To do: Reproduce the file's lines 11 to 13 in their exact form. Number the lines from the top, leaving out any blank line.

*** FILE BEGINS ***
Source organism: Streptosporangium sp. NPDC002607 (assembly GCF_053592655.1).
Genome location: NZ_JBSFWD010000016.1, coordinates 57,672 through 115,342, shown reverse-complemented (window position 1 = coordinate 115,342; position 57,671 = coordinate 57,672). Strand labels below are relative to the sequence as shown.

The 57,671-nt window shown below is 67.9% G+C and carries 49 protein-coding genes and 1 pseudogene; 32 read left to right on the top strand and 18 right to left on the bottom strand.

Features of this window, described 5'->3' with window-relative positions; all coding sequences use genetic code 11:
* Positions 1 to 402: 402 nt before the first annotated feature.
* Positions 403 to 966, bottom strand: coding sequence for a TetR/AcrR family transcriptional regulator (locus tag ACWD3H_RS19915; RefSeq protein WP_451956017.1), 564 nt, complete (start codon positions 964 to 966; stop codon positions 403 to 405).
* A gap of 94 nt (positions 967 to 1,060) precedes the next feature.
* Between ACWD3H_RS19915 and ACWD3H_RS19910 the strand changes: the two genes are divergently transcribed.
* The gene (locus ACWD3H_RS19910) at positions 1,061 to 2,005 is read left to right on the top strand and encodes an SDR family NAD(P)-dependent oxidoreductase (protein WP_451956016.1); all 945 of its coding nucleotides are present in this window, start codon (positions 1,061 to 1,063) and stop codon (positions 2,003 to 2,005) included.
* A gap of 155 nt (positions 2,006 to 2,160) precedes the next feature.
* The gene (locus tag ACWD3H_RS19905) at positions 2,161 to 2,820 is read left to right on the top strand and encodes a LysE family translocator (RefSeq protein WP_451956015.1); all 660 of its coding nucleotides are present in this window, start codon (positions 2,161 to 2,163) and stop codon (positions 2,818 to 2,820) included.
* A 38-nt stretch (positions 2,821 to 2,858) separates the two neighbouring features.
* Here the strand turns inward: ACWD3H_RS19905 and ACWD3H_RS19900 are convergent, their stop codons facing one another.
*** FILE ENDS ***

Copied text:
* The gene (locus tag ACWD3H_RS19905) at positions 2,161 to 2,820 is read left to right on the top strand and encodes a LysE family translocator (RefSeq protein WP_451956015.1); all 660 of its coding nucleotides are present in this window, start codon (positions 2,161 to 2,163) and stop codon (positions 2,818 to 2,820) included.
* A 38-nt stretch (positions 2,821 to 2,858) separates the two neighbouring features.
* Here the strand turns inward: ACWD3H_RS19905 and ACWD3H_RS19900 are convergent, their stop codons facing one another.